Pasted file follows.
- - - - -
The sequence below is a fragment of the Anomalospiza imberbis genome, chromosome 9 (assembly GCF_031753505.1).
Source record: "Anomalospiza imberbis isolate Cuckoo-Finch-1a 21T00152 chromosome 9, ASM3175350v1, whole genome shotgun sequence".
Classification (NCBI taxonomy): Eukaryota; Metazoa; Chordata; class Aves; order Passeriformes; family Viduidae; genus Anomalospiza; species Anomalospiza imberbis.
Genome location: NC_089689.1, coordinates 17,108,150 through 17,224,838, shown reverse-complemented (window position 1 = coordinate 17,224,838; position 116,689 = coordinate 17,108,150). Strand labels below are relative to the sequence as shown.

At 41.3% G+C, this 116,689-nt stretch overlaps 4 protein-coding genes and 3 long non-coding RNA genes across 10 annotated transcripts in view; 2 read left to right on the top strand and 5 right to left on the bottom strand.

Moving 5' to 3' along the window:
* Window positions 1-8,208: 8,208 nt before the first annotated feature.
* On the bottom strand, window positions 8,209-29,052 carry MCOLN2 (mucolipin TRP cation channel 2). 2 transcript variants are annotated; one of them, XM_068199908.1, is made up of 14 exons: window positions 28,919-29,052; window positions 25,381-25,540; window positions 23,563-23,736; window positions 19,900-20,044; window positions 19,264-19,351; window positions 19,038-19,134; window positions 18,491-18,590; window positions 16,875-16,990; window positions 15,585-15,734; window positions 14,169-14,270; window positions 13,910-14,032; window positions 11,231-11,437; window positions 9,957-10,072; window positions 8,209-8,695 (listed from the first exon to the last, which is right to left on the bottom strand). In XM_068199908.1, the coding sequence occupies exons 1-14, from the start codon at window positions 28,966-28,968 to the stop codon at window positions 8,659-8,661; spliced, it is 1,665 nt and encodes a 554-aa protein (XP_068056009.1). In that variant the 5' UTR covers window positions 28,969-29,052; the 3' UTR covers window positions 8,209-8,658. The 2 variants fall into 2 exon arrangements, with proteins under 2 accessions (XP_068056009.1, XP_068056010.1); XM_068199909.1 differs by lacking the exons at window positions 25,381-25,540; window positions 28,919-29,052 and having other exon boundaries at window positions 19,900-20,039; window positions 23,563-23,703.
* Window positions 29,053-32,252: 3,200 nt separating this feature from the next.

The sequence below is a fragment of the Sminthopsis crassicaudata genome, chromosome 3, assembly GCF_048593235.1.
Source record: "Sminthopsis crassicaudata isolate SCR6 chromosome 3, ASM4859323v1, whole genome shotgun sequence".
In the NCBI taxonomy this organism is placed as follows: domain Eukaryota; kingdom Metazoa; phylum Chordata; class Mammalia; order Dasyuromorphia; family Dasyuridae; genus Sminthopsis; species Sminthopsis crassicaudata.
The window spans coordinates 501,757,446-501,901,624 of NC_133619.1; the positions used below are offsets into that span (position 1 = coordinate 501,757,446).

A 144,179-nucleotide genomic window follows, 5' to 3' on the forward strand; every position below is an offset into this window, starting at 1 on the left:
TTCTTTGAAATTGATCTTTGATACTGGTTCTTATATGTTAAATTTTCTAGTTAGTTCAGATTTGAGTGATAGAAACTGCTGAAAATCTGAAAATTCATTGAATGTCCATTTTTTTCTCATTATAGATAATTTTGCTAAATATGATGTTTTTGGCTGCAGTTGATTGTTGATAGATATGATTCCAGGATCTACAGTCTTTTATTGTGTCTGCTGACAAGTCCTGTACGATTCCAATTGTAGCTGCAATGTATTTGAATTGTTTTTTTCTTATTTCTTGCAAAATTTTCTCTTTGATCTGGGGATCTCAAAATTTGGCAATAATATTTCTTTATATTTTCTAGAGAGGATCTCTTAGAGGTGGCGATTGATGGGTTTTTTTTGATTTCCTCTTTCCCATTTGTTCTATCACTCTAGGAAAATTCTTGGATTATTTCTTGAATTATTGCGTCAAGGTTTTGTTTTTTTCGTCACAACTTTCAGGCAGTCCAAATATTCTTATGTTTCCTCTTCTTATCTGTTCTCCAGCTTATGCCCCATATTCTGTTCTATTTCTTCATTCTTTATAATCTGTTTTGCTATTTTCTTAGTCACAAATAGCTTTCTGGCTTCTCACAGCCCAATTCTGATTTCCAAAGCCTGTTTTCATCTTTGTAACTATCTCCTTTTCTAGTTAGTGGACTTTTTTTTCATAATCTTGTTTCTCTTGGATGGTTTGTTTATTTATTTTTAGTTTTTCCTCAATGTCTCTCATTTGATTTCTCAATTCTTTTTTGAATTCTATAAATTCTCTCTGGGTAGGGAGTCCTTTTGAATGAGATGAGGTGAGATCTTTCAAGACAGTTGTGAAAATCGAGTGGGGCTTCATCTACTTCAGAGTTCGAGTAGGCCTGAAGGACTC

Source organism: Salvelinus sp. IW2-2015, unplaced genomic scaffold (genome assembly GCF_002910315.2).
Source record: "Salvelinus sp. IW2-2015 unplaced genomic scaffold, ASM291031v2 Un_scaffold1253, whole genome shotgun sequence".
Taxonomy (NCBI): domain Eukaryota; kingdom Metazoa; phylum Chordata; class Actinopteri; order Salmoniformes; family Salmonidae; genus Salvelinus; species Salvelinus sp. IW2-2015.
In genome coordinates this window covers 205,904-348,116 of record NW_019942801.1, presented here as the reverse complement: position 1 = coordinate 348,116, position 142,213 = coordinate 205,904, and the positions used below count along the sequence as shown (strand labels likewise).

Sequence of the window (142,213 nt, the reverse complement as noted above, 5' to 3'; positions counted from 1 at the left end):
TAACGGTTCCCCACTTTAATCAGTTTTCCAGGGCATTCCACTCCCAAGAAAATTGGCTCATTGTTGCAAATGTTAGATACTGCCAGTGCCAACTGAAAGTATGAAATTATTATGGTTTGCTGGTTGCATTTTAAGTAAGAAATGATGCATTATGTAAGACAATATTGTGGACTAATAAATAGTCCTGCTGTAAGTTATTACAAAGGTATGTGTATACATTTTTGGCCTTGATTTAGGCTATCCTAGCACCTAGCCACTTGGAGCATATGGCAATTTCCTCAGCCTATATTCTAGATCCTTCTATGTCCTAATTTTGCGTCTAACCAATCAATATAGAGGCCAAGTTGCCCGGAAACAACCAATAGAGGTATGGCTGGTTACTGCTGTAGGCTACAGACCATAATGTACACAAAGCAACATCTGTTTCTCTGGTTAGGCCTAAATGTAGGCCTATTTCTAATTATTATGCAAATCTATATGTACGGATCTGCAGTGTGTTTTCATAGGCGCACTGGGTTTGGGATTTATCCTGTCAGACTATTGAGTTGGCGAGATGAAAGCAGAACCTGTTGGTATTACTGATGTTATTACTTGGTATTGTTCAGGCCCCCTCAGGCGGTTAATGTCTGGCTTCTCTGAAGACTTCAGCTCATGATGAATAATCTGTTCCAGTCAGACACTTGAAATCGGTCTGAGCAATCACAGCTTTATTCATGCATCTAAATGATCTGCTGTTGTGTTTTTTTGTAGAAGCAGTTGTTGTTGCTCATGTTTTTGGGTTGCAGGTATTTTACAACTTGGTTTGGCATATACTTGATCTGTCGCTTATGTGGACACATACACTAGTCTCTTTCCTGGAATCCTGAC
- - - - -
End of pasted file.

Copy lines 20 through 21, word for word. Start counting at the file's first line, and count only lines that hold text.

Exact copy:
Sequence of the window (142,213 nt, the reverse complement as noted above, 5' to 3'; positions counted from 1 at the left end):
TAACGGTTCCCCACTTTAATCAGTTTTCCAGGGCATTCCACTCCCAAGAAAATTGGCTCATTGTTGCAAATGTTAGATACTGCCAGTGCCAACTGAAAGTATGAAATTATTATGGTTTGCTGGTTGCATTTTAAGTAAGAAATGATGCATTATGTAAGACAATATTGTGGACTAATAAATAGTCCTGCTGTAAGTTATTACAAAGGTATGTGTATACATTTTTGGCCTTGATTTAGGCTATCCTAGCACCTAGCCACTTGGAGCATATGGCAATTTCCTCAGCCTATATTCTAGATCCTTCTATGTCCTAATTTTGCGTCTAACCAATCAATATAGAGGCCAAGTTGCCCGGAAACAACCAATAGAGGTATGGCTGGTTACTGCTGTAGGCTACAGACCATAATGTACACAAAGCAACATCTGTTTCTCTGGTTAGGCCTAAATGTAGGCCTATTTCTAATTATTATGCAAATCTATATGTACGGATCTGCAGTGTGTTTTCATAGGCGCACTGGGTTTGGGATTTATCCTGTCAGACTATTGAGTTGGCGAGATGAAAGCAGAACCTGTTGGTATTACTGATGTTATTACTTGGTATTGTTCAGGCCCCCTCAGGCGGTTAATGTCTGGCTTCTCTGAAGACTTCAGCTCATGATGAATAATCTGTTCCAGTCAGACACTTGAAATCGGTCTGAGCAATCACAGCTTTATTCATGCATCTAAATGATCTGCTGTTGTGTTTTTTTGTAGAAGCAGTTGTTGTTGCTCATGTTTTTGGGTTGCAGGTATTTTACAACTTGGTTTGGCATATACTTGATCTGTCGCTTATGTGGACACATACACTAGTCTCTTTCCTGGAATCCTGAC